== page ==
Laura Begley Bloom discovers the secrets of Caribbean sailing aboard Wind Star, a classic small ship.
Visiting markets with Wind Star executive chef
“You’ve never tasted nutmeg until you’ve tasted nutmeg from Grenada,” Budhi Thakur tells me as he picks up a handful of fresh seeds in the spice market of Grenada, a Caribbean getaway also known as the Spice Island. Not only are the seeds intoxicatingly fragrant, they’re wrapped in a red casing that that looks like hand-carved filigree, so beautiful you could imagine them used as beads on a necklace.
In fact, the locals here do just that, stringing nutmeg onto necklaces along with other spices that are grown on this verdant island — cinnamon, turmeric, allspice and cloves. Today, my daughter Lucy and I are exploring the legendary spice market with Thakur, the executive chef on Wind Star, a 148-passenger sailing yacht that’s part of the cruise line of the same name. Thakur offers to let us come along with him as he shops for ingredients such as mango, vanilla and star anise to use on his menus. We also visit the fish market, where he buys mahi mahi straight off the boat.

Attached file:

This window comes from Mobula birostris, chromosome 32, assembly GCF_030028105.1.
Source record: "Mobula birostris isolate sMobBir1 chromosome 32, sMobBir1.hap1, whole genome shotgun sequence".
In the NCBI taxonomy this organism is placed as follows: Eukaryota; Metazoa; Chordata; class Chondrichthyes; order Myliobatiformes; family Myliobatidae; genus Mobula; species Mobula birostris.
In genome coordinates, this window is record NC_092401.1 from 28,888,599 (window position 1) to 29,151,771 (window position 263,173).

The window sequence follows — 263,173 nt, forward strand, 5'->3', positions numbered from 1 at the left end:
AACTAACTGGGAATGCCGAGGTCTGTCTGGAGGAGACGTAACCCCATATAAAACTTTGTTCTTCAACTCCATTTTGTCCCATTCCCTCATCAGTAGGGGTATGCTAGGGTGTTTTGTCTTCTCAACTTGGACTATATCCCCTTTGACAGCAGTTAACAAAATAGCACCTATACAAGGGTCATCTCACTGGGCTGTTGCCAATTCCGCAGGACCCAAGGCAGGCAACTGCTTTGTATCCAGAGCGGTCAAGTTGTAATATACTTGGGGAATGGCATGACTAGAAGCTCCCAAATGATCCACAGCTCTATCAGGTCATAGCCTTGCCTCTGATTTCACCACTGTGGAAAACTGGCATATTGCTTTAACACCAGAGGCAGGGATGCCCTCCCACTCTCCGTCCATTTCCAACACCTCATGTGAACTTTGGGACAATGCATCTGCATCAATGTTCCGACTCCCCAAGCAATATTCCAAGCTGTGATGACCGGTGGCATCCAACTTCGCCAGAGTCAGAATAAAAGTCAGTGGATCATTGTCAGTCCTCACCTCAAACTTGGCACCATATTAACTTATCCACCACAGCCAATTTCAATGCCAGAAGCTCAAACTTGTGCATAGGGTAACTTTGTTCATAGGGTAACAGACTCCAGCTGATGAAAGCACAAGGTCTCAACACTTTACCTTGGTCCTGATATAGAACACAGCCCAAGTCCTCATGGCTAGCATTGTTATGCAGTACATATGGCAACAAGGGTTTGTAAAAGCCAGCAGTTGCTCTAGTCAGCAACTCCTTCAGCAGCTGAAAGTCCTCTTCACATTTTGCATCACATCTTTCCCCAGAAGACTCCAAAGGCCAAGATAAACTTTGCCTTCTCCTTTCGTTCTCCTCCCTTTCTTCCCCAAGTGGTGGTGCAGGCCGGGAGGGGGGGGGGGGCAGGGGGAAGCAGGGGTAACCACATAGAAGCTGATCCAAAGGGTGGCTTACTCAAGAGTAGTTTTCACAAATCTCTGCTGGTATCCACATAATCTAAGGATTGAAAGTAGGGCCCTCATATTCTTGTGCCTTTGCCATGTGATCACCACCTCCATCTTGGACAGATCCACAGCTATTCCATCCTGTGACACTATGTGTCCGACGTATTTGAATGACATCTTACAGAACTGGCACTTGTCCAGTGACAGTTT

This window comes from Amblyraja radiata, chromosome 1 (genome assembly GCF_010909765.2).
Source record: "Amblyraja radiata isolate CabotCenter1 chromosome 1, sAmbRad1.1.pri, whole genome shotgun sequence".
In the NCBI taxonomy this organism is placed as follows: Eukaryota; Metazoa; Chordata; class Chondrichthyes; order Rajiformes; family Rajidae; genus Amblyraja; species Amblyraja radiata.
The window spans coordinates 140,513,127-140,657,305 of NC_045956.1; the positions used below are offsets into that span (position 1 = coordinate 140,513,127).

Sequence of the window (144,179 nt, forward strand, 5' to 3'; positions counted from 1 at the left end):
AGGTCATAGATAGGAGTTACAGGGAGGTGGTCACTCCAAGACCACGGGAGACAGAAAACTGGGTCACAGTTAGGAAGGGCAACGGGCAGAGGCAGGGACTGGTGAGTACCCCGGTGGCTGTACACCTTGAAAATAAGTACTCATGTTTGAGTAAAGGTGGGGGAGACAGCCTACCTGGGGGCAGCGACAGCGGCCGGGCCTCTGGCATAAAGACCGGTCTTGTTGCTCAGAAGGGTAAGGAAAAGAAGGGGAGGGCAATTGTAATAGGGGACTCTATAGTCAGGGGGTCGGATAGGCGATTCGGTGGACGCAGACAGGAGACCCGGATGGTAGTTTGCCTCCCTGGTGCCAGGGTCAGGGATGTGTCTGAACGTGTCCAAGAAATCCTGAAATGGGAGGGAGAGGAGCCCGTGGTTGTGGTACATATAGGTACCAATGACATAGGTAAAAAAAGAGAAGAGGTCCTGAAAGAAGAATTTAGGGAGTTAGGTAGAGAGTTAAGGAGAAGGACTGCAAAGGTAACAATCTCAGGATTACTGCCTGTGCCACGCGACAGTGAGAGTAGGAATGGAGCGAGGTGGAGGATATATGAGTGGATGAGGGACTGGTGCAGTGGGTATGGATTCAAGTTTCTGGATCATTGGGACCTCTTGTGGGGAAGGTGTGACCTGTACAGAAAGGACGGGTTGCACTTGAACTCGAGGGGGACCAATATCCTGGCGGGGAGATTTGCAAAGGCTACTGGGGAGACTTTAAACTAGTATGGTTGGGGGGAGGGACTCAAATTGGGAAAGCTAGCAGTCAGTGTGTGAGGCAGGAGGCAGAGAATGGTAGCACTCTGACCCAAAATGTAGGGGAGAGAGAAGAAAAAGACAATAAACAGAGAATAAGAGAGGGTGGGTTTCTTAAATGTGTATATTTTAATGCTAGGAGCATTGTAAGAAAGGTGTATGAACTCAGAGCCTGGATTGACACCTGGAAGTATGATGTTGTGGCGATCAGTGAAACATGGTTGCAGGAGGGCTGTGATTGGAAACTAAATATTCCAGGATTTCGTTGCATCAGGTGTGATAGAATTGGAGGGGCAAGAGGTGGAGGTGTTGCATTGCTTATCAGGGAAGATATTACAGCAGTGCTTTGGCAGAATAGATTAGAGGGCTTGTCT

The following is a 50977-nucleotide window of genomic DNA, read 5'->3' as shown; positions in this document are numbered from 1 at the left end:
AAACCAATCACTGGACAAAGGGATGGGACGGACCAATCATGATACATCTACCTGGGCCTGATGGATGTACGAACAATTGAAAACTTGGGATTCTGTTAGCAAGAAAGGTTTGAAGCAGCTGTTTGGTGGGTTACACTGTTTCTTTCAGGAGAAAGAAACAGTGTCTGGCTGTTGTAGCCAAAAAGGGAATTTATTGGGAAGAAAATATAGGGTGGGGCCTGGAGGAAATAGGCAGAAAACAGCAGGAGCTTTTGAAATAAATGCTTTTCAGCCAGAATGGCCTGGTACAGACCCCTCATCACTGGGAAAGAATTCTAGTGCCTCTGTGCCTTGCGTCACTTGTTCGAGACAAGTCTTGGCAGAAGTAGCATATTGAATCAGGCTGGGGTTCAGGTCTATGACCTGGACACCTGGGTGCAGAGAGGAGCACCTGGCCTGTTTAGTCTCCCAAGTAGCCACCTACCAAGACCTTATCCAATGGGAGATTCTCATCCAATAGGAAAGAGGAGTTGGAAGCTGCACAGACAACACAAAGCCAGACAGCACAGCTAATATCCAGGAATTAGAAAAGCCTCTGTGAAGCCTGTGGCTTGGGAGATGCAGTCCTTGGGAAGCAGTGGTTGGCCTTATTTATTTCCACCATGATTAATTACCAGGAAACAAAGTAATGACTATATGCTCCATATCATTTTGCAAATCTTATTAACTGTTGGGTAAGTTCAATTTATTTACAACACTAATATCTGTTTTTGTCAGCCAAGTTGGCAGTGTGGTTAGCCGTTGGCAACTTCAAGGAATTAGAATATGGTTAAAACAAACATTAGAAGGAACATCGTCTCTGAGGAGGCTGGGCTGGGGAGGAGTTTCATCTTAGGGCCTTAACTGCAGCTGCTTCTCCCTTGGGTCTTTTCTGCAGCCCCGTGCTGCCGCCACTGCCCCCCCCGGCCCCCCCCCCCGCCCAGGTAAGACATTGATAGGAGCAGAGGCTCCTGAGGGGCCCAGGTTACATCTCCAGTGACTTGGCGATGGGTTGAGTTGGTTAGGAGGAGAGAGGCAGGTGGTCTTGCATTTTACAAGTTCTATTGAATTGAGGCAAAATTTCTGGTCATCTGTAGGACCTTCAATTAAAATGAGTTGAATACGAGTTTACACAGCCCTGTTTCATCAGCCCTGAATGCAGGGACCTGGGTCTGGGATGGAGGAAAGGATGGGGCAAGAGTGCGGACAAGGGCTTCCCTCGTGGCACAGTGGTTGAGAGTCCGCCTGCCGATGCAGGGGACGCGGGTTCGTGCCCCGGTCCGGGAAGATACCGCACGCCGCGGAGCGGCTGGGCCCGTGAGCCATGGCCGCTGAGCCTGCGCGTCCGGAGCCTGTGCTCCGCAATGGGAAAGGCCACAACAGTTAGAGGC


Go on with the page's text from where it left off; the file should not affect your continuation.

Small Ship Benefits
And that’s the beauty of sailing on a small ship like this. Unlike many lines, which have to buy all their provisions in bulk, the size of ships in the Windstar fleet allows their chefs to create market-to-table dishes throughout the course of the journey and bring guests along for the experience. Wind Star’s small size (just 110 metres long) and shallow hull also allow her to get into tiny ports that are difficult for larger cruise ships to access. On the ‘Jewels of the Windward Islands’ itinerary, we start in Barbados, then make our way through St Lucia, Grenada and the Grenadines. These tiny islands are little gems that are strung along the easternmost Caribbean like beads on a very glamorous necklace.
Easy meeting other passengers
Wind Star is known as a romantic ship for couples, but the warm and welcoming staff makes anyone feel at home, including my four-year-old daughter. One night, we meet a 30-something woman who is between jobs and travelling solo. Another night, we meet a big family from Vancouver doing a multi-generational trip with two boys near Lucy’s age. We also meet friendly couples from around the world.
By the end of the cruise, everyone is hanging out by the pool and at the beach and dining together at night. With just 74 staterooms, you quickly get to know your fellow passengers. I’ve been on plenty of big cruise ships, and I’ve never seen the kind of bonding that happens on Wind Star.
Visit the crew
Another highlight is the accessibility you get to the top brass. Wind Star has an open-door policy on the bridge, which is a rarity in the cruise world. So whenever you want, you can stroll over to the ship’s command centre and visit with the crew and Captain Belinda Bennett, who is a superstar in cruising; she’s the first black female captain of a commercial cruise ship.
Back to the basics with classical romance